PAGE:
While the debate has been set up as a battle between labor groups and businesses, the business owners who spoke at Tuesday’s hearing had a variety of views on the proposal.

Restaurant owner George Abou-Daoud, who submitted a petition he said was signed by more than 150 other restaurants, said the wage increase would be “catastrophic” to their businesses.

However, Kevin Litwin, owner of parking lot company Joe’s Auto Park, said the number of Angelenos living in poverty is “eye-opening” and “it’s time for Los Angeles to set the example” by “saying no more to unfair wages.”

More members of the public will have the opportunity to join the debate over the proposal at three hearings held on:

— Thursday at 6 p.m. at the Watts Labor Community Action Committee headquarters, 10950 S. Central Ave.;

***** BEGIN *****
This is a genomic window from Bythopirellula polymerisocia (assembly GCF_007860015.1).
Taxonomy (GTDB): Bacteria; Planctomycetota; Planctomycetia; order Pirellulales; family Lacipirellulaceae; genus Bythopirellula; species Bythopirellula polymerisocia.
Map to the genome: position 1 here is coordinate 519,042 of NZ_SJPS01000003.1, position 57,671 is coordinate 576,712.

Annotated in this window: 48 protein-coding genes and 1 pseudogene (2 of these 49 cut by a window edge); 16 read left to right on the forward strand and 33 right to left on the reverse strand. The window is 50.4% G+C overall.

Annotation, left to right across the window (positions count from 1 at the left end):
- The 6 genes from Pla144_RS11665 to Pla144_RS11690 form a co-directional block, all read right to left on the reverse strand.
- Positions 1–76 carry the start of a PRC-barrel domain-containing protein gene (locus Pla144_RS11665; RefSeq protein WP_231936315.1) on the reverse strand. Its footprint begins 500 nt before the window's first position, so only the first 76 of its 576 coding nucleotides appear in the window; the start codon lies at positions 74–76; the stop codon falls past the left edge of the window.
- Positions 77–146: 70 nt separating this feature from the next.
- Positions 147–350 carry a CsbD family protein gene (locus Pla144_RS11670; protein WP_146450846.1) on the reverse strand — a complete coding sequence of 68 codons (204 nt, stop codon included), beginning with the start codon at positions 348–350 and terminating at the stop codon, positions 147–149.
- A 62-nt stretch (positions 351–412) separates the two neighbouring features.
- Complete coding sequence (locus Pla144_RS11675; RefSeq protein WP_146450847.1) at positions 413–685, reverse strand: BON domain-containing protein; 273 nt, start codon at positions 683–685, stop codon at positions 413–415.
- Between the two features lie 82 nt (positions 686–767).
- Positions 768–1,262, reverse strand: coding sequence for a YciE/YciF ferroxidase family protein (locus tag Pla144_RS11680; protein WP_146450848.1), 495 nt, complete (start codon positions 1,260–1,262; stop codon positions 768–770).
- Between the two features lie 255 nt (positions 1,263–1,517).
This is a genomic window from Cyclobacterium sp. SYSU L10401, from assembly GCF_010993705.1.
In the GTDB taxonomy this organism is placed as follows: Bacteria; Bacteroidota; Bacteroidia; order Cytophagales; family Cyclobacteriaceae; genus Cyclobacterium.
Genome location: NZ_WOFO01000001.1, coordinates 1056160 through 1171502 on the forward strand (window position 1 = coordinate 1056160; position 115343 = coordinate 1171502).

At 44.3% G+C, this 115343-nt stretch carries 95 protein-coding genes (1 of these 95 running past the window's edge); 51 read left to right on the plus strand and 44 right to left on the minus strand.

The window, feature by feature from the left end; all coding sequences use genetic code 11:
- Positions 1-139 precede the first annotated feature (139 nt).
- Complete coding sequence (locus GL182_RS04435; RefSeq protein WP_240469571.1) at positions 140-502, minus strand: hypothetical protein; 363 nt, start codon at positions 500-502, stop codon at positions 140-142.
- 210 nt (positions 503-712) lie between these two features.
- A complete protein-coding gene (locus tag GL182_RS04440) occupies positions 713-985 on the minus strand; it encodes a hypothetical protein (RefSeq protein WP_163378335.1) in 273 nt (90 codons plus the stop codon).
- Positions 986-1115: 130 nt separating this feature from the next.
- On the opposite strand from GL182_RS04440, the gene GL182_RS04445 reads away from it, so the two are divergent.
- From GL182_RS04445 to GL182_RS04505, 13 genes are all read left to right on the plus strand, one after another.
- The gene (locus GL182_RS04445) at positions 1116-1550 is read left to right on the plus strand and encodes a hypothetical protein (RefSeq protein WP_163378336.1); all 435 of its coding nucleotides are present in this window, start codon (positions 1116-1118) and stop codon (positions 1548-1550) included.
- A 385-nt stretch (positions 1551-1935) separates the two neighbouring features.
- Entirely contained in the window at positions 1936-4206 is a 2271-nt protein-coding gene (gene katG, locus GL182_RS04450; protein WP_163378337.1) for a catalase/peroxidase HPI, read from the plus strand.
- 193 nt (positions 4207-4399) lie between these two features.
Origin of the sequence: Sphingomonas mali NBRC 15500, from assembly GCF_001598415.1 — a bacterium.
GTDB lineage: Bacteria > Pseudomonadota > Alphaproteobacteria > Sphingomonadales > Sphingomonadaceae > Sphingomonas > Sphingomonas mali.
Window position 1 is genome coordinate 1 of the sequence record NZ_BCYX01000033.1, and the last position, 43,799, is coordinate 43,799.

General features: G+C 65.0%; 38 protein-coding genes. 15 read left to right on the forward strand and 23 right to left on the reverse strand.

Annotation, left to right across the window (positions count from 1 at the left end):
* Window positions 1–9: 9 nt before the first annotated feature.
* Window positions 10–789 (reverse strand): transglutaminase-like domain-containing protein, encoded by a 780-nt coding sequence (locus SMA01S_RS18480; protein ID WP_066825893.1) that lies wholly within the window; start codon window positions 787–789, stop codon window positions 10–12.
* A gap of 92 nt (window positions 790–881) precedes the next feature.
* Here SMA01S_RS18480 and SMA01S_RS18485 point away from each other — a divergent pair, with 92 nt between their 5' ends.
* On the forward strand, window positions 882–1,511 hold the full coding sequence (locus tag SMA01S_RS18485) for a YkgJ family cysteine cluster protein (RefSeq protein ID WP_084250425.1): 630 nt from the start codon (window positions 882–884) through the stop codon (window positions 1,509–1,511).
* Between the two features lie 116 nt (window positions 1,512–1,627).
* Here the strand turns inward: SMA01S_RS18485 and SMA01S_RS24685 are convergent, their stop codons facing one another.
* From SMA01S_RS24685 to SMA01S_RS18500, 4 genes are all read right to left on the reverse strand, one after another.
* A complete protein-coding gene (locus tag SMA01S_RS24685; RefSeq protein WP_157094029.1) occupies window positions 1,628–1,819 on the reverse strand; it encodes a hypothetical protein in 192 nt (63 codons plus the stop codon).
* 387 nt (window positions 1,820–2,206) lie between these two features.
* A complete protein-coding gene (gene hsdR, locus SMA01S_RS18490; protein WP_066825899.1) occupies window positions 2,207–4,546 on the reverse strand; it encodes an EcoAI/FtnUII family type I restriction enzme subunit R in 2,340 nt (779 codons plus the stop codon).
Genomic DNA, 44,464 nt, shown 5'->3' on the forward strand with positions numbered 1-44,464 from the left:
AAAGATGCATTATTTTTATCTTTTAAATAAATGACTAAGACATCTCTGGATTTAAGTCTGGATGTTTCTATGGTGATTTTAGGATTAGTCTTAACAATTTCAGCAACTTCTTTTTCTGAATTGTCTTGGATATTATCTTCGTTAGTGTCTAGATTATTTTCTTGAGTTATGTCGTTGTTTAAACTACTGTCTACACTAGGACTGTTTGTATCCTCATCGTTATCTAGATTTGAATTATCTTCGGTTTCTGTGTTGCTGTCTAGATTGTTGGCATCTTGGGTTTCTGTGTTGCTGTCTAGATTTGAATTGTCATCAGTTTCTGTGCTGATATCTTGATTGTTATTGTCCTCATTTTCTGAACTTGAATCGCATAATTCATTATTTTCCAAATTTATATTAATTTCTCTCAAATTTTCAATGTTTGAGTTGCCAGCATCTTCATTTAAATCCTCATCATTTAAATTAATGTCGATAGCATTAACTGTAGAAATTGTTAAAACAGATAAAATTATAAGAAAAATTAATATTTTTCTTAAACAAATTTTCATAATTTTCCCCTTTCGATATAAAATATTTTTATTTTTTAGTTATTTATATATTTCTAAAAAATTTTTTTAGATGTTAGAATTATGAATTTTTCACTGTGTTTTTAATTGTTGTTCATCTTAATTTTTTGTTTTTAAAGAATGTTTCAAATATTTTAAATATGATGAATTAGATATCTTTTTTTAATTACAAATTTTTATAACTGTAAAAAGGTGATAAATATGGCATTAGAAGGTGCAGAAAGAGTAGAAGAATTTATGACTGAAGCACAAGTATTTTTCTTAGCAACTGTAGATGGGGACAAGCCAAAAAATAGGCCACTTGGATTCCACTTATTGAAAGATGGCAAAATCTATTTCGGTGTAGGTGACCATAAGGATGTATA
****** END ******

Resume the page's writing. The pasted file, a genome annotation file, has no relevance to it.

— March 31 at 6 p.m. Van Nuys City Hall, 6262 Van Nuys Blvd.; and

— April 2 at 6 p.m. at the Museum of Tolerance, 9786 W. Pico Blvd.

According to UC Berkeley’s mostly positive findings, businesses would pass costs onto customers, driving down consumer demand, but this would be offset by $2.381 billion added to workers wages by 2019, which is expected to drive up spending.

The UC Berkeley report also points out that 80 percent the workers affected would be people of color, including more than half of Latino workers in the city. The 600,000 workers who would see their wages go up by 2019 make up about 40 percent of the Los Angeles workforce, the report said.

The Beacon Economics report — funded by the Los Angeles Area Chamber of Commerce — contends the wage hike would kill an anticipated 73,000 to 140,000 new jobs, while a labor-funded report argues that it would result in $5.9 billion in added income for about 700,000 workers in Los Angeles and create more than 46,000 additional jobs.